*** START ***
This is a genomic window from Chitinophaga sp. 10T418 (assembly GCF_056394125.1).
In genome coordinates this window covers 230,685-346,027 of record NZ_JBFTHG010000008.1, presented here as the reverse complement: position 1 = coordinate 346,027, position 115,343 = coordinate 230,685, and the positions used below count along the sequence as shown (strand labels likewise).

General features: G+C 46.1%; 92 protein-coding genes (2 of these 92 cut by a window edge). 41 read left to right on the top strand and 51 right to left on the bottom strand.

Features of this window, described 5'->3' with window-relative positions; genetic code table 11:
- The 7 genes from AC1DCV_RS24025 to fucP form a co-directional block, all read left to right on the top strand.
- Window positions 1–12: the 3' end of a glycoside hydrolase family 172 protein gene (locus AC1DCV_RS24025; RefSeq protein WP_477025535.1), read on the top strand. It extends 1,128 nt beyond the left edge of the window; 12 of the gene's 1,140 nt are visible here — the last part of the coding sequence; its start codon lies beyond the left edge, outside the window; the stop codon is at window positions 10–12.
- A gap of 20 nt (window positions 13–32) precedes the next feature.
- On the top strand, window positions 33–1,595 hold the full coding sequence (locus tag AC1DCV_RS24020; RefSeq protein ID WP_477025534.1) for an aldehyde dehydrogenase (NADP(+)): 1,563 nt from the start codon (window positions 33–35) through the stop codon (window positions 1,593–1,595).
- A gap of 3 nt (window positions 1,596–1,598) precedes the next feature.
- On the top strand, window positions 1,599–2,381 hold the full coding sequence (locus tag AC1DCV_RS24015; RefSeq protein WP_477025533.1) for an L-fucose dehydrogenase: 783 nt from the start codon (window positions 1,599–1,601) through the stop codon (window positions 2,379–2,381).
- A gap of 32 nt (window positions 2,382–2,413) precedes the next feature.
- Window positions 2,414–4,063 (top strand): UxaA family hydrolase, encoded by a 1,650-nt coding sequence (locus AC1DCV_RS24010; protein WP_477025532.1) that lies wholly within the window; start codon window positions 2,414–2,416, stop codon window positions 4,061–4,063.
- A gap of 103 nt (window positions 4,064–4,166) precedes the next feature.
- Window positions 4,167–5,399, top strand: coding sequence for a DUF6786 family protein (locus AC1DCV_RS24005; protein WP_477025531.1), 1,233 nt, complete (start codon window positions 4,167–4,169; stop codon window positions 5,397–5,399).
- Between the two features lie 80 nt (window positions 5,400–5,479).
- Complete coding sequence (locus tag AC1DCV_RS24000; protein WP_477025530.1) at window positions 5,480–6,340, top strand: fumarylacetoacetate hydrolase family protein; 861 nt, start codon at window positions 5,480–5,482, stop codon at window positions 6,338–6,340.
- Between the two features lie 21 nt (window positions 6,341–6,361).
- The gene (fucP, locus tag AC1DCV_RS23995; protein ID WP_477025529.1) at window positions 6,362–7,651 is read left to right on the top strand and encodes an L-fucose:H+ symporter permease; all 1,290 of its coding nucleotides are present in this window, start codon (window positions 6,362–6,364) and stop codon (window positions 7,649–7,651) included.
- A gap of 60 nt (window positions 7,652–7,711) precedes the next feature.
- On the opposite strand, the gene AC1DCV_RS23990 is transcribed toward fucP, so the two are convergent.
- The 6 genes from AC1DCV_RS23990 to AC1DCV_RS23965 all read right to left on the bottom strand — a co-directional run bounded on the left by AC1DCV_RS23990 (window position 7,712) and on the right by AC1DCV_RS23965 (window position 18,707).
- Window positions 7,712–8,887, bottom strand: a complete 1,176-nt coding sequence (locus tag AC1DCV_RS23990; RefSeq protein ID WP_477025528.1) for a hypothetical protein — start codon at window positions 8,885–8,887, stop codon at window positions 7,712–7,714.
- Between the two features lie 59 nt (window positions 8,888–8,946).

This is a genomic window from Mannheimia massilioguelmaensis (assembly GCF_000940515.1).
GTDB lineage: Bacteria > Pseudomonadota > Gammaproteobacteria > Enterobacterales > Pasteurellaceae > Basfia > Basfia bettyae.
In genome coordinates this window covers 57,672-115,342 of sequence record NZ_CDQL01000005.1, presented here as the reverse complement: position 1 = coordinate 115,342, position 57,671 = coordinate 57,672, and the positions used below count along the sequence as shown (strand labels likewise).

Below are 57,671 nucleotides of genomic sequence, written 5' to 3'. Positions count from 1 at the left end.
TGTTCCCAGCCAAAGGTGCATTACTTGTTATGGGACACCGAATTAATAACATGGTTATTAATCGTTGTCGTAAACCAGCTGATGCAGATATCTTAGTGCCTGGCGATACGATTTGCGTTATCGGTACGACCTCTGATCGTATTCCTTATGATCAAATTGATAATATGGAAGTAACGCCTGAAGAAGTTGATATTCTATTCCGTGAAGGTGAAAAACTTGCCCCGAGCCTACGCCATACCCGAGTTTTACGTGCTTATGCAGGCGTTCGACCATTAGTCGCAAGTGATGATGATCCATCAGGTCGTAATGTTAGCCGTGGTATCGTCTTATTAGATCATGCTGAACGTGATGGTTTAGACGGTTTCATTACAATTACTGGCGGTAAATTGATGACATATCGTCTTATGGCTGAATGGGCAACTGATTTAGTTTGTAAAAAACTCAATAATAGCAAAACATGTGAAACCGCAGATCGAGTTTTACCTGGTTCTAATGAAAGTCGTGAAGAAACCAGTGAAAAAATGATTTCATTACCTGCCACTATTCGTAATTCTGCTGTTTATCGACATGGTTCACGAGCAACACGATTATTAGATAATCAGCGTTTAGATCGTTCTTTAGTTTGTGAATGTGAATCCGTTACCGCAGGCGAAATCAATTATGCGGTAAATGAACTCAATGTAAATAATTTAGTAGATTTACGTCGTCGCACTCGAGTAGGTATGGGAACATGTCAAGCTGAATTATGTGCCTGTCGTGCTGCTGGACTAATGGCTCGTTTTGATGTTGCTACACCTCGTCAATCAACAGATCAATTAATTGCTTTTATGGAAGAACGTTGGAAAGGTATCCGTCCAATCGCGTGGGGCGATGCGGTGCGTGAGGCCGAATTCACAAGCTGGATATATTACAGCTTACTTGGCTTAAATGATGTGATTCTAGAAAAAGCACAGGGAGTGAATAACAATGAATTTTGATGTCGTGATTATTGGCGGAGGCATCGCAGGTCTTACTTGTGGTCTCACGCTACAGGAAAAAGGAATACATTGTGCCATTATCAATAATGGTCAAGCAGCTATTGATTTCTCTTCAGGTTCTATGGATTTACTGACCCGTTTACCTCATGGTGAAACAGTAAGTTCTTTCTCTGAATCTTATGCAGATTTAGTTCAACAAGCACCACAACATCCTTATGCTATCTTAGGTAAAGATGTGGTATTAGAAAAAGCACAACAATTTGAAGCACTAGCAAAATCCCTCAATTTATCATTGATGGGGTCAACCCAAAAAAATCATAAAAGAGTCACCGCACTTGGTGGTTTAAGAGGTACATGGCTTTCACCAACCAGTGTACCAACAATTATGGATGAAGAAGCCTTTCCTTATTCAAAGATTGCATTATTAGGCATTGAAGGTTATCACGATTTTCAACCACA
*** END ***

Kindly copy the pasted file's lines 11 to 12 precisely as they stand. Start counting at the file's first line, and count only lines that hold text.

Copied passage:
- A gap of 32 nt (window positions 2,382–2,413) precedes the next feature.
- Window positions 2,414–4,063 (top strand): UxaA family hydrolase, encoded by a 1,650-nt coding sequence (locus AC1DCV_RS24010; protein WP_477025532.1) that lies wholly within the window; start codon window positions 2,414–2,416, stop codon window positions 4,061–4,063.